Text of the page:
The Continuing Struggle for Democracy

One of the many benefits of travel is that it broadens human connection. Visit a place, meet its people, pick up a little the rhythms of daily life, and you care in ways you did not care before. Many people who spend time in Southeast Asia find in it the geography of long-imagined paradise. But it is a place, of course, like any other, where people live and work and try to find their way.

Americans cared about what happened in Europe and the Soviet Union in the late 1980s and early 1990s because for fifty years the direction of those nations had been central to our concerns for our future. For reasons good and not so good, we think somewhat less, but a lot, of the Middle East, and cared what was happening in Iran last year, and still is, beneath the media surface.

We need to care about what is happening in Thailand. Since the highpoint of 2001 and its free and democratic elections, followed by the first completed term by a Thai prime minister, Thaksin Shinawatra was re-elected in 2005. He was overthrown in a military coup in 2006, and there has been continuing instability since. Thaksin was not an unproblematic figure. But the foundations of lasting democratic processes were being laid, and the problems of his governance should have been dealt with, of course, through those processes.  Over several years now many hundreds of thousands of active protesters have periodically challenged the ruling government  in pursuit of new elections and the restoration of the democracy that was stolen from them. Over a hundred thousand now occupy central Bangkok in defiance of the government. Red shirt protesters have died. And leaders of the protests Рfigures in the manner of Boris Yeltsin in Russia in 1991 Рtoday avoided capture by government forces.  More, here, at The Economist.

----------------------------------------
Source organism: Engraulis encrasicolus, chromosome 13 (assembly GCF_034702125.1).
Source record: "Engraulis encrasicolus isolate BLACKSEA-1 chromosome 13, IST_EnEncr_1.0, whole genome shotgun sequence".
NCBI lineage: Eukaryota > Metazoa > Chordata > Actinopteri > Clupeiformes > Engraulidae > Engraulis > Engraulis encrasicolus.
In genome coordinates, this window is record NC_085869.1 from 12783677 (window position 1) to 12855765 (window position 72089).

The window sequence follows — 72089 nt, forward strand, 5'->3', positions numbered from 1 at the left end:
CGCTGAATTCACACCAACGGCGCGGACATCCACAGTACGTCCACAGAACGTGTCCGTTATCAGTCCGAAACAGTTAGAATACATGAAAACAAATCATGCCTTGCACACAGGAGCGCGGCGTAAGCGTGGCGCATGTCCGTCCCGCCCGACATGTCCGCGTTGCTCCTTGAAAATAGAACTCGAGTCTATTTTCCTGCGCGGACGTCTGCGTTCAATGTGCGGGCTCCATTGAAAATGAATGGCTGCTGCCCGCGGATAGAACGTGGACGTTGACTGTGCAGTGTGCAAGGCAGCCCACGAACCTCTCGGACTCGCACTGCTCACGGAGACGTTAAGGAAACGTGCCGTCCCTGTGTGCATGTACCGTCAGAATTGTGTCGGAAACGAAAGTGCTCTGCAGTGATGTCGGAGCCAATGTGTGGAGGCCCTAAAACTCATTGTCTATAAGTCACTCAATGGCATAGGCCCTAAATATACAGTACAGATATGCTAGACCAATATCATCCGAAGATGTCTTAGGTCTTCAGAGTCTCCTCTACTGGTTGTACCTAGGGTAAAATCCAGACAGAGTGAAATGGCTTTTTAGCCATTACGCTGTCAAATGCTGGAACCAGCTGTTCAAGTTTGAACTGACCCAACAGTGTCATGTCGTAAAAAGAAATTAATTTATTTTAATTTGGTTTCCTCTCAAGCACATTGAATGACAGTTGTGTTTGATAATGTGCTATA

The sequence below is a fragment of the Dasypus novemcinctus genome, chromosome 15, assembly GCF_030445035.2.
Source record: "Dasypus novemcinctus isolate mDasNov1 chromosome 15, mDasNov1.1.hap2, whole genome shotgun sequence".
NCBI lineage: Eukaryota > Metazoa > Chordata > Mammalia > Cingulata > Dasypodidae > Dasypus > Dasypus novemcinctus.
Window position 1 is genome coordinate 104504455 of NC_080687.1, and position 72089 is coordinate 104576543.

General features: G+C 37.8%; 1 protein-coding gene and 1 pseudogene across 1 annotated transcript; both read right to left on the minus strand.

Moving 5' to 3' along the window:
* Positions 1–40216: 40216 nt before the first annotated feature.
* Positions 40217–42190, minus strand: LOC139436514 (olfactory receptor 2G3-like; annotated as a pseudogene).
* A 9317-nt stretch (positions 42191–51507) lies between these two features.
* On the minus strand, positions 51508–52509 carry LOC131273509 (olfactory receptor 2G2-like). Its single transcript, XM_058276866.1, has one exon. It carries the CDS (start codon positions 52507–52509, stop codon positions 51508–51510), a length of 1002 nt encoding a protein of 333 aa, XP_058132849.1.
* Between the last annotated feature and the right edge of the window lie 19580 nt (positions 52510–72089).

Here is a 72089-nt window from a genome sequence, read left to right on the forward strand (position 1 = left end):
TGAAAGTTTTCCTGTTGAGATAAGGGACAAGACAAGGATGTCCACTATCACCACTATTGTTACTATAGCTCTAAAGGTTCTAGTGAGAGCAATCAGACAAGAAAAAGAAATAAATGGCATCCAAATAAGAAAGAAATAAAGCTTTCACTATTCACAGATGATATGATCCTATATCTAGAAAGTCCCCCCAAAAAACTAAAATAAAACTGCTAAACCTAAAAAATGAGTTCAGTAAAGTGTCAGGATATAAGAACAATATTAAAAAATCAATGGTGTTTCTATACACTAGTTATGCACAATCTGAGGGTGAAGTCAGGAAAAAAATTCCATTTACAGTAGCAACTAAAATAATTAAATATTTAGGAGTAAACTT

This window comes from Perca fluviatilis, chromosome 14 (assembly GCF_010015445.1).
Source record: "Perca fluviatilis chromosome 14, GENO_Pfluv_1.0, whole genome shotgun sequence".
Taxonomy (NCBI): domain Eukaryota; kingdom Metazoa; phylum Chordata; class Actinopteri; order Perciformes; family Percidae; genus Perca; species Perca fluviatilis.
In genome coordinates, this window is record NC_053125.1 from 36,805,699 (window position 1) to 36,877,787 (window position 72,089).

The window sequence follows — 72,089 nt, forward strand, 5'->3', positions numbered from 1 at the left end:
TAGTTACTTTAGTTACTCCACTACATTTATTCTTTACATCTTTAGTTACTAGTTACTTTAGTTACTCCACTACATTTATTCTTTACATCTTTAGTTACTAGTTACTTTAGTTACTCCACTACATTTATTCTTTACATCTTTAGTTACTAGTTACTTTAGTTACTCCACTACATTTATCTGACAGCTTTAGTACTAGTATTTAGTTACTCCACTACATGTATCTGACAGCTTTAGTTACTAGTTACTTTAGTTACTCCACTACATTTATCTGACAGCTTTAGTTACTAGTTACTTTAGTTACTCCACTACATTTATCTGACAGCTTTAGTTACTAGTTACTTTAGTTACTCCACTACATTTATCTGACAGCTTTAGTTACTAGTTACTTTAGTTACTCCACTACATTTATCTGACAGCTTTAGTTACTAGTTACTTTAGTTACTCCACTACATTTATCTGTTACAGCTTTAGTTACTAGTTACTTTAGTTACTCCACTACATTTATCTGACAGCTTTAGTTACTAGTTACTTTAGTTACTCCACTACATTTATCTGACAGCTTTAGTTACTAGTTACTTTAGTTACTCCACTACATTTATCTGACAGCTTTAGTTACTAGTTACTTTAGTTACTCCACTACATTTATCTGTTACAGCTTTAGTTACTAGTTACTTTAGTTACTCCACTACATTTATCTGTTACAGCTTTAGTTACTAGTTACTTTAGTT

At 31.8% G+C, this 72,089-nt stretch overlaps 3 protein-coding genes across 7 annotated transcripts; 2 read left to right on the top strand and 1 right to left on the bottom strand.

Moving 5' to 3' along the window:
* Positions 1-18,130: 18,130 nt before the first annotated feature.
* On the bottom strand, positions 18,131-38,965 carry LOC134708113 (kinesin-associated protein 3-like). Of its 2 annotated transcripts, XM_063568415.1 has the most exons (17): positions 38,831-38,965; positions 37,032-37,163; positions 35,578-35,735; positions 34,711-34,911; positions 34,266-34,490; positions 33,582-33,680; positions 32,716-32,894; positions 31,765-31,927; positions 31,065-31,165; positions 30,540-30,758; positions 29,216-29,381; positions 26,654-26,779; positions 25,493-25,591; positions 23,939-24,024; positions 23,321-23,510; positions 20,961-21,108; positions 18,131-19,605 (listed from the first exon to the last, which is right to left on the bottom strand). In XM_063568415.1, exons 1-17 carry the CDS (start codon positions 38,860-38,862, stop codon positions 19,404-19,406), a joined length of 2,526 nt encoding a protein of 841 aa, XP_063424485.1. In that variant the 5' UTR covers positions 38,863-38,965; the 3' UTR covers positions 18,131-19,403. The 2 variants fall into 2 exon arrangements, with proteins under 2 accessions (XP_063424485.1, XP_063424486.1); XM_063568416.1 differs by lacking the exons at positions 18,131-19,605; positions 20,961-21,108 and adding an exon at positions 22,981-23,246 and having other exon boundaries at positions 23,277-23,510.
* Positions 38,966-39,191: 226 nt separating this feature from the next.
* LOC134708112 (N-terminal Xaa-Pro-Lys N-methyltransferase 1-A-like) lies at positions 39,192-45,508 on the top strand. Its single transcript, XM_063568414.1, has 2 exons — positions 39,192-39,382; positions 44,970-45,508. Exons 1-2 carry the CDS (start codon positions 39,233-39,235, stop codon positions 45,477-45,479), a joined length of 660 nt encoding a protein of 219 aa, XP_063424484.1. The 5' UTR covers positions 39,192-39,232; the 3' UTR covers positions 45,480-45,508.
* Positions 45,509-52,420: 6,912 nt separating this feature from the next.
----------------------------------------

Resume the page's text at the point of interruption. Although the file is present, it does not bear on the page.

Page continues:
AJA

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